- Traffic starts to become more and more symmetrical (i.e., photos and videos automatically upload and then downloaded to all individual peer devices (e.g., your iPhone video uploads to the cloud and then syncs to your laptop and iPad)
- Lots more bandwidth will be used. Today, content drives bandwidth demand (e.g., you open a browser and connect to a website, you launch your Facebook mobile app and upload photos). Tomorrow, those activities will happen automatically and continuously
- Over the Air (OTA) updates to the phone are now downloaded over Wi-Fi or 3G/4G networks. Seemingly, updates are the only things that have changed, but it still amounts to about 150 MB per phone per update—another bandwidth driver
- More prevalent use of video conferencing—low latency, sustained bandwidth demand
Therefore, the amount of bandwidth consumption will rise dramatically this September when Apple releases iOS 5 and iCloud. Android has already driven much bandwidth demand, but it’s not nearly as “sexy” as what Apple is releasing for its 220 million users—or alternately total iOS devices: iPod touch, iPad, iPhone). It’s more than just bandwidth—it’s quality, reliable bandwidth where QoS and Adaptive Modulation will play significant roles—of this, I’m certain.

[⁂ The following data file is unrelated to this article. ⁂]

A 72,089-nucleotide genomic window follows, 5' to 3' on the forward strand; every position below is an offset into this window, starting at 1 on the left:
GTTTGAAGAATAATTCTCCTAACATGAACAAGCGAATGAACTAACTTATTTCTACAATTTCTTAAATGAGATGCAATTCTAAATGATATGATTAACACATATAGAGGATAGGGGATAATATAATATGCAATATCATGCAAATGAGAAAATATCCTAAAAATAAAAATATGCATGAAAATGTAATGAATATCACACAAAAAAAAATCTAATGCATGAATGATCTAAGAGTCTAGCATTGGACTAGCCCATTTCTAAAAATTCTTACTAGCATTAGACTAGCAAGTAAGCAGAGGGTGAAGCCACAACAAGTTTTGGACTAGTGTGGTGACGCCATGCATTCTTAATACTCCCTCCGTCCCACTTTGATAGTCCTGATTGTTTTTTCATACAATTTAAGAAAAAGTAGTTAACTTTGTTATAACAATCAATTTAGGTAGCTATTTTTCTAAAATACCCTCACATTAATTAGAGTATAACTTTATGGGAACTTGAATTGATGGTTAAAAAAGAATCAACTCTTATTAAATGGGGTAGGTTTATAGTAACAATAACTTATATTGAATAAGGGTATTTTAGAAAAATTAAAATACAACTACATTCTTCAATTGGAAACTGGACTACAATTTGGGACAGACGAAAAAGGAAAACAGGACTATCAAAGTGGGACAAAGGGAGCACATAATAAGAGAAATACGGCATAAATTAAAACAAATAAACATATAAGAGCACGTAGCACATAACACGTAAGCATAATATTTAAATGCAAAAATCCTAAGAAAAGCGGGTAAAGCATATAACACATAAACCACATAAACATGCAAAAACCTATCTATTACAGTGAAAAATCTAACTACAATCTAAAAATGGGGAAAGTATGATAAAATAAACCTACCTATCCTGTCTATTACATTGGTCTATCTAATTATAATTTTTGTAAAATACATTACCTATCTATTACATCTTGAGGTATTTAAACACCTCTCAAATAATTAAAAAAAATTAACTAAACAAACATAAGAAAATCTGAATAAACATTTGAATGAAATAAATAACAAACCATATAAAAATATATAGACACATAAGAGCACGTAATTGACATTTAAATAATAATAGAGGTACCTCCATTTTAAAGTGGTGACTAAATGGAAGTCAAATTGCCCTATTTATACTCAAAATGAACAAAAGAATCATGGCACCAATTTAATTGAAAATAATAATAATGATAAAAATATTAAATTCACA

At a recent TNMO event they were talking about LTE-Advanced and leveraging the cloud for virtual hard drives. Imagine, no physical hard drive in your computer. Laptops are connected via 4G wireless/5G LTE wireless to a cloud-based hard drive, equating to lots and lots of bandwidth plus stringent latency requirements….
Director of Product and Solutions Marketing, Aviat Networks
- The storage vs bandwidth debate (gigaom.com)
- Apple’s iCloud and what it means for wireless data service – CNET (news.google.com)
- Evolution of Microwave: History of Wireless Communications (aviatnetworks.com)
- Backhaul for the Mobile Broadband or Wireless Broadband Network (aviatnetworks.com)
- Managing Wireless Networks with Element Management Systems (aviatnetworks.com)